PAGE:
Mohammed Shami snared two more wickets and Umesh Yadav grabbed his first victims as the West Indies crashed to 157 for seven replying to India's first innings total of 566 for eight declared at tea on the third day of the first Test on Saturday.
Opener Kraigg Brathwaite was the only batsman to defy the Indian assault for any protracted period but his was the last wicket to fall before the interval.
Unable to get his bat out of the way of a sharp lifter from Yadav, he fell for 74, giving wicketkeeper Wriddhiman Saha his fifth dismissal of the innings.
Yadav had claimed his first wicket of the innings just a few minutes earlier when he ended the brief defiance of Roston Chase, the debutant miscuing an attempted pull when on 23 and giving a simple catch to Indian captain Virat Kohli at short midwicket.
His dismissal ended a 47-run partnership for the sixth wicket with Brathwaite and held up India's progress for just over an hour when it appeared they would have ripped through the rest of a suspect batting line-up just after lunch.
That was when Shami, in the midst of an inspired spell of bowling, removed Marlon Samuels and Jermaine Blackwood in the same over to have the West Indies tottering at 92 for five.
Having dismissed Darren Bravo just before lunch to a catch at the wicket, Shami then drew Samuels into a careless waft outside the off-stump for Saha to take another catch and extend the experienced batsman's wretched form in Tests since the tour of Sri Lanka nine months earlier.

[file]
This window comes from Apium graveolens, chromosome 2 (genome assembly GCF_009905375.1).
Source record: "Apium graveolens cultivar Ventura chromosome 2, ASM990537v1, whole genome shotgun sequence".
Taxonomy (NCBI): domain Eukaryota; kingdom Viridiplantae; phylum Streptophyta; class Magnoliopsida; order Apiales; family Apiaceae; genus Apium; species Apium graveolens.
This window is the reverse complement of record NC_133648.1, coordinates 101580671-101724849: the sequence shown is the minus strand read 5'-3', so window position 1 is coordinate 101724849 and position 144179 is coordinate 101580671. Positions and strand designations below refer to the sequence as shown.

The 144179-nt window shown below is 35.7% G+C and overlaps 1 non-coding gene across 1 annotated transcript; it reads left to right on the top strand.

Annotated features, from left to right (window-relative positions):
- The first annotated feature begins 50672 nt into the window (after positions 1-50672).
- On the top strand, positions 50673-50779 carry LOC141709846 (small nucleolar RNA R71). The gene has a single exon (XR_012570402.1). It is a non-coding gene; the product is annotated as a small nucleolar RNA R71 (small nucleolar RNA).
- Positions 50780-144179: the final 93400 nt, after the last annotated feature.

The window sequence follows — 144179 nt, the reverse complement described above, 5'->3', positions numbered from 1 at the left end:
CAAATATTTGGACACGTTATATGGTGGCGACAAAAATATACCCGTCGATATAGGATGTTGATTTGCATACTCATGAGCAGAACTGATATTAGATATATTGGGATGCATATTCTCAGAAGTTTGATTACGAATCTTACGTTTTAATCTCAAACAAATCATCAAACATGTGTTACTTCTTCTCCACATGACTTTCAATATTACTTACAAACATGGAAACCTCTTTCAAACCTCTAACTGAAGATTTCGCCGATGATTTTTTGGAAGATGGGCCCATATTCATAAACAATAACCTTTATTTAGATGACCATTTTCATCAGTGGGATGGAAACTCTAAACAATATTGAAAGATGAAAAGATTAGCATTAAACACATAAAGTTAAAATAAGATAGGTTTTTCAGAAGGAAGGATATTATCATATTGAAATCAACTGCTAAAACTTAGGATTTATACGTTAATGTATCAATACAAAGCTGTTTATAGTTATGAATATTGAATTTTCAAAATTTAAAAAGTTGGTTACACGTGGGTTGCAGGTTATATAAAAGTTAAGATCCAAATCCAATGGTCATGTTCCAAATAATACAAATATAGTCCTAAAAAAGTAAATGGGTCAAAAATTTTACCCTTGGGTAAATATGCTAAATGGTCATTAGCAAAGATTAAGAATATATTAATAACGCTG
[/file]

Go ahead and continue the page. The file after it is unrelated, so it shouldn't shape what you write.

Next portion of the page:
Blackwood was then surprised by the extra pace and bounce of the bowler's fourth delivery to him and Rahane held the comfortable catch at gully to send the batsman back to the pavilion without scoring.
At that stage, the West Indies had lost four wickets for 24 runs either side of the lunch interval.
In contrast to the afternoon rout, India were made to work hard for early success at the start of the day as Brathwaite and nightwatchman Devendra Bishoo defied the efforts of all five frontline bowlers for 75 minutes.
Amit Mishra got the breakthrough, the leg-spinner luring Bishoo into the sweep shot and Saha effecting the sharp stumping the batsman marginally out of his ground.
Real hopes for prolonged resistance rested heavily on the shoulders of Brathwaite and new batsman Bravo.
But the left-hander's attempt to gather runs backward of point off Shami proved his undoing as extra bounce resulted in an edge to Saha and jubilation among the Indians.